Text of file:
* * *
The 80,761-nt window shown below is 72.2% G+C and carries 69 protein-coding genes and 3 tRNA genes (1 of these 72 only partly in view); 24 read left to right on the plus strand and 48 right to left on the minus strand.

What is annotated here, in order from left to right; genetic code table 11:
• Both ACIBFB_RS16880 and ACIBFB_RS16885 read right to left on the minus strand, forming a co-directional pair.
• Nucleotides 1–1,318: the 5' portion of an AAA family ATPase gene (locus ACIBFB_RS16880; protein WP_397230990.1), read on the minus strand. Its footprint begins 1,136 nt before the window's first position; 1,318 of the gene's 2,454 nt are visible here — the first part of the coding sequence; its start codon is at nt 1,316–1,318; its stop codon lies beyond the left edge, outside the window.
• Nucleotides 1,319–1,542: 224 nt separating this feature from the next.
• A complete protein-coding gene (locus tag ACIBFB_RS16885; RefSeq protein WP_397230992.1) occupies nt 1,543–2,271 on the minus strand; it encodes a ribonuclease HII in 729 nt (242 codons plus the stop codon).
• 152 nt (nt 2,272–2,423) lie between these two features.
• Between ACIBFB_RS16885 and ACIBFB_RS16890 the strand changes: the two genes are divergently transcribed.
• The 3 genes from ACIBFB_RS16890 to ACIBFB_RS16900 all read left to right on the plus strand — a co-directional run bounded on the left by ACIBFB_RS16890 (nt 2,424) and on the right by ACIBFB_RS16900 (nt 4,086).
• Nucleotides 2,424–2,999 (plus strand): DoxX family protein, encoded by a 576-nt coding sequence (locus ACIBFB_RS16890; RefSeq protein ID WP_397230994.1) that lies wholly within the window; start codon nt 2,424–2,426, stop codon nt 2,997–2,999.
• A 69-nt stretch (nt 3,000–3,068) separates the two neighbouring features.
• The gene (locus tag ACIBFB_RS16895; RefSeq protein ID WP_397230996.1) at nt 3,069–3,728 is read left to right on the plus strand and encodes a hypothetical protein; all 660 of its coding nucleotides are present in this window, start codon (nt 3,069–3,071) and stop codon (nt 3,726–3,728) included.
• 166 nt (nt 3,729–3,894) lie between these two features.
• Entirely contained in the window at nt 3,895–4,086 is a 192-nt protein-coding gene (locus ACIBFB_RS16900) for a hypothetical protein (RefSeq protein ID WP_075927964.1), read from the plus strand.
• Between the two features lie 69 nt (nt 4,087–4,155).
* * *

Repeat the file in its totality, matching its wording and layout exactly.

The 80,761-nt window shown below is 72.2% G+C and carries 69 protein-coding genes and 3 tRNA genes (1 of these 72 only partly in view); 24 read left to right on the plus strand and 48 right to left on the minus strand.

What is annotated here, in order from left to right; genetic code table 11:
• Both ACIBFB_RS16880 and ACIBFB_RS16885 read right to left on the minus strand, forming a co-directional pair.
• Nucleotides 1–1,318: the 5' portion of an AAA family ATPase gene (locus ACIBFB_RS16880; protein WP_397230990.1), read on the minus strand. Its footprint begins 1,136 nt before the window's first position; 1,318 of the gene's 2,454 nt are visible here — the first part of the coding sequence; its start codon is at nt 1,316–1,318; its stop codon lies beyond the left edge, outside the window.
• Nucleotides 1,319–1,542: 224 nt separating this feature from the next.
• A complete protein-coding gene (locus tag ACIBFB_RS16885; RefSeq protein WP_397230992.1) occupies nt 1,543–2,271 on the minus strand; it encodes a ribonuclease HII in 729 nt (242 codons plus the stop codon).
• 152 nt (nt 2,272–2,423) lie between these two features.
• Between ACIBFB_RS16885 and ACIBFB_RS16890 the strand changes: the two genes are divergently transcribed.
• The 3 genes from ACIBFB_RS16890 to ACIBFB_RS16900 all read left to right on the plus strand — a co-directional run bounded on the left by ACIBFB_RS16890 (nt 2,424) and on the right by ACIBFB_RS16900 (nt 4,086).
• Nucleotides 2,424–2,999 (plus strand): DoxX family protein, encoded by a 576-nt coding sequence (locus ACIBFB_RS16890; RefSeq protein ID WP_397230994.1) that lies wholly within the window; start codon nt 2,424–2,426, stop codon nt 2,997–2,999.
• A 69-nt stretch (nt 3,000–3,068) separates the two neighbouring features.
• The gene (locus tag ACIBFB_RS16895; RefSeq protein ID WP_397230996.1) at nt 3,069–3,728 is read left to right on the plus strand and encodes a hypothetical protein; all 660 of its coding nucleotides are present in this window, start codon (nt 3,069–3,071) and stop codon (nt 3,726–3,728) included.
• 166 nt (nt 3,729–3,894) lie between these two features.
• Entirely contained in the window at nt 3,895–4,086 is a 192-nt protein-coding gene (locus ACIBFB_RS16900) for a hypothetical protein (RefSeq protein ID WP_075927964.1), read from the plus strand.
• Between the two features lie 69 nt (nt 4,087–4,155).